The Bitterroot Valley is home to the rufous, calliope, and black-chinned species of hummingbirds. Recently, resident hummingbirds fledged. Combine an influx of migrants from the north with recent fledglings, and the number of birds that zip and buzz from flowers to feeders has spiked.
A black-chinned hummingbird visits a feeder. It is difficult to distinguish females from immature birds this time of year.
According to the Audubon Society, hummingbirds rely on sugar-rich nectar for nearly 90 percent of their diet. The remainder consists of insects and pollen that provide protein. Audubon reports that warming temperatures and an earlier flower bloom may have severe impacts on hummingbird behavior and populations. With this in mind, MPG has decided to maintain more feeders. All three houses on the property will have feeders. There will also be a feeder at an education garden, with many native flowers and a source of water. During spring and fall raptor migration, which coincides with part of the hummingbird migration, I will experiment with a high-elevation feeder on Baldy Mountain.
We will also participate in an Audubon-sponsored citizen science project called Hummingbirds at Home. This is a nationwide project that will monitor hummingbird behavior through citizen participation. Via Audubon's website or a mobile app participants can report their hummingbird encounters. Audubon will then tally single sightings, or document activity from specific locations over time.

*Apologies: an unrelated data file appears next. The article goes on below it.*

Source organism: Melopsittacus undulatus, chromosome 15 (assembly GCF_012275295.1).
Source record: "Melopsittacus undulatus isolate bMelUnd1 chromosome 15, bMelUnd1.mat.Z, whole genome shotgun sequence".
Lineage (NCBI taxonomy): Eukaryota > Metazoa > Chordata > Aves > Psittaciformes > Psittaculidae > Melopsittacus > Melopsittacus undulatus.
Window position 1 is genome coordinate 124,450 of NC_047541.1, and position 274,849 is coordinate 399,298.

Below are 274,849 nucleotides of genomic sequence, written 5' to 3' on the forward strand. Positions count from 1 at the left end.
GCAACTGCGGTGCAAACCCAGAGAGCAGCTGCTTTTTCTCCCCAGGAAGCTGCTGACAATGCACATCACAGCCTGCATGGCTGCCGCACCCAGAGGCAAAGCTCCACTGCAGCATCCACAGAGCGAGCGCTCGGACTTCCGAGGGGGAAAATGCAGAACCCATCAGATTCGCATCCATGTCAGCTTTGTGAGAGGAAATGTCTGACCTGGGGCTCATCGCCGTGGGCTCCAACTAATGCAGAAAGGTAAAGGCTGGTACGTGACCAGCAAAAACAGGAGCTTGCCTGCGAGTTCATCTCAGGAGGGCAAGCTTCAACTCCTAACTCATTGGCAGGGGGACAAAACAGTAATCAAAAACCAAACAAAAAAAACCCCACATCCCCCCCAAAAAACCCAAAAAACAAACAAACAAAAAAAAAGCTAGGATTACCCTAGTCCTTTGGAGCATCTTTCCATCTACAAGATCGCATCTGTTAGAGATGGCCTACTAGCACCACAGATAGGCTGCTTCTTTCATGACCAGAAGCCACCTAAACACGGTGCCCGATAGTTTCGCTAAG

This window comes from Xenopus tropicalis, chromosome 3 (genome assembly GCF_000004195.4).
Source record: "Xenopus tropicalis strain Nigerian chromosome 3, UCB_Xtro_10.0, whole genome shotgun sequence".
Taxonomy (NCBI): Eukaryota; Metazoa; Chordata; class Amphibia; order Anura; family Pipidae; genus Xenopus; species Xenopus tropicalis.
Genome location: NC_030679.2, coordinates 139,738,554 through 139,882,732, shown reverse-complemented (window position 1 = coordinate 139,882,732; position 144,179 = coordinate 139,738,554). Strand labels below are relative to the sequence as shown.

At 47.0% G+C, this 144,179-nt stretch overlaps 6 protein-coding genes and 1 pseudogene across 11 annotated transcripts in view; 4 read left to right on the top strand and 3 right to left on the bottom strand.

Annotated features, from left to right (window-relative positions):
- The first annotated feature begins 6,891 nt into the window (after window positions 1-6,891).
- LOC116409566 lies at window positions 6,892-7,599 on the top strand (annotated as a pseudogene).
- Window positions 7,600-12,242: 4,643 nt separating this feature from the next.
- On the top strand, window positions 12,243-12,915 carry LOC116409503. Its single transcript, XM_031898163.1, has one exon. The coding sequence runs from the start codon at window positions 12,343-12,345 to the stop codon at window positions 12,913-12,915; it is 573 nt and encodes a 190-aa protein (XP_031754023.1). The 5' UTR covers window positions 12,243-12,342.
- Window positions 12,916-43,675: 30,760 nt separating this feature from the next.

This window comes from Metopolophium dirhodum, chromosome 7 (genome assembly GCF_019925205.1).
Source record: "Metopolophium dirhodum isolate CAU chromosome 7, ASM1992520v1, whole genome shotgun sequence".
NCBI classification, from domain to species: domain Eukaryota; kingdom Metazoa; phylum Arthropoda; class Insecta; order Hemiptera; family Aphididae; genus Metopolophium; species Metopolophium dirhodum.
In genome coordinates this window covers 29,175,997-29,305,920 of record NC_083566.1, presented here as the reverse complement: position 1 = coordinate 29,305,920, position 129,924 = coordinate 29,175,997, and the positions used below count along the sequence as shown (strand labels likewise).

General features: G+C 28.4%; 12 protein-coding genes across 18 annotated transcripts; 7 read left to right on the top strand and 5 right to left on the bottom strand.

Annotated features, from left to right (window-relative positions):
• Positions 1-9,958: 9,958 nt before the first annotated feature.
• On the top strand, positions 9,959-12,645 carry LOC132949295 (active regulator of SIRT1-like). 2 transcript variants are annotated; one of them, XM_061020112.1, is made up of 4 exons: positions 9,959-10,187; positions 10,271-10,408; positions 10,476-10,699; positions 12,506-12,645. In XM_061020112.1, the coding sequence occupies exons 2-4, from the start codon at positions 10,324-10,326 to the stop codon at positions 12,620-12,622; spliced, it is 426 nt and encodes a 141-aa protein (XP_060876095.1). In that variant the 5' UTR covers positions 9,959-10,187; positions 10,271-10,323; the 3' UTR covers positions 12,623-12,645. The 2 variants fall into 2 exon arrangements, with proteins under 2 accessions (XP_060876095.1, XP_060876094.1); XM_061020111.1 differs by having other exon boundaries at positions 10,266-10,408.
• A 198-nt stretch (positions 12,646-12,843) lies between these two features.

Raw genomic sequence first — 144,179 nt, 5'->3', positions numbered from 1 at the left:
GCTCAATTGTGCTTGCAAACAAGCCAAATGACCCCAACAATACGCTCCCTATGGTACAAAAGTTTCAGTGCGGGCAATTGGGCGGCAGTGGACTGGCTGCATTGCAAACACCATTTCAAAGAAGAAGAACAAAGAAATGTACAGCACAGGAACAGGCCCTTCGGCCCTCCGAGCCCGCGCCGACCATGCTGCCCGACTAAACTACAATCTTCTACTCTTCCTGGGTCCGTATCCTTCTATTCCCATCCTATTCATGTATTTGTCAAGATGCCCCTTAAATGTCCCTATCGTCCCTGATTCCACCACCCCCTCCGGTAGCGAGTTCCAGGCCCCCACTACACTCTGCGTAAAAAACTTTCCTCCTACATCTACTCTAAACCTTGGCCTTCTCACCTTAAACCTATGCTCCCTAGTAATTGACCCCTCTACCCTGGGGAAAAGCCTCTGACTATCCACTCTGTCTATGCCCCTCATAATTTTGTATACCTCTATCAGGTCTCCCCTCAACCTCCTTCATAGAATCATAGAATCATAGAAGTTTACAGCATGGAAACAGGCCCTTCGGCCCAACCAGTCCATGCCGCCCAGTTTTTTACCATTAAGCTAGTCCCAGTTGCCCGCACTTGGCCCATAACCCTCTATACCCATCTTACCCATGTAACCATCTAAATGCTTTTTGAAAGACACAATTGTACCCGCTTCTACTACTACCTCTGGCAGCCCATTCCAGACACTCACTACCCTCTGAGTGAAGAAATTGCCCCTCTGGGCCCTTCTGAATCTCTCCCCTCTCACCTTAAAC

Look for updates, future hummingbird projects, and volunteer opportunities on our website and Facebook page.
Eric received a B.S. in Resource Conservation from the University of Montana in 2000, and soon after volunteered for his first bird research job in the arctic tundra of Alaska. Afterwards he worked for nine years, mostly in western Montana, on bird-related research projects for the U.S. Forest Service.
In 2010, Eric was hired by MPG Ranch as the Bird Research Technician and now conducts breeding bird surveys, raptor migration surveys, and winter bird surveys, as well as participating in other ranch projects such as owl and raptor banding and community field trips. In his free time, Eric enjoys searching for wild mushrooms, playing ultimate Frisbee, and backcountry skiing.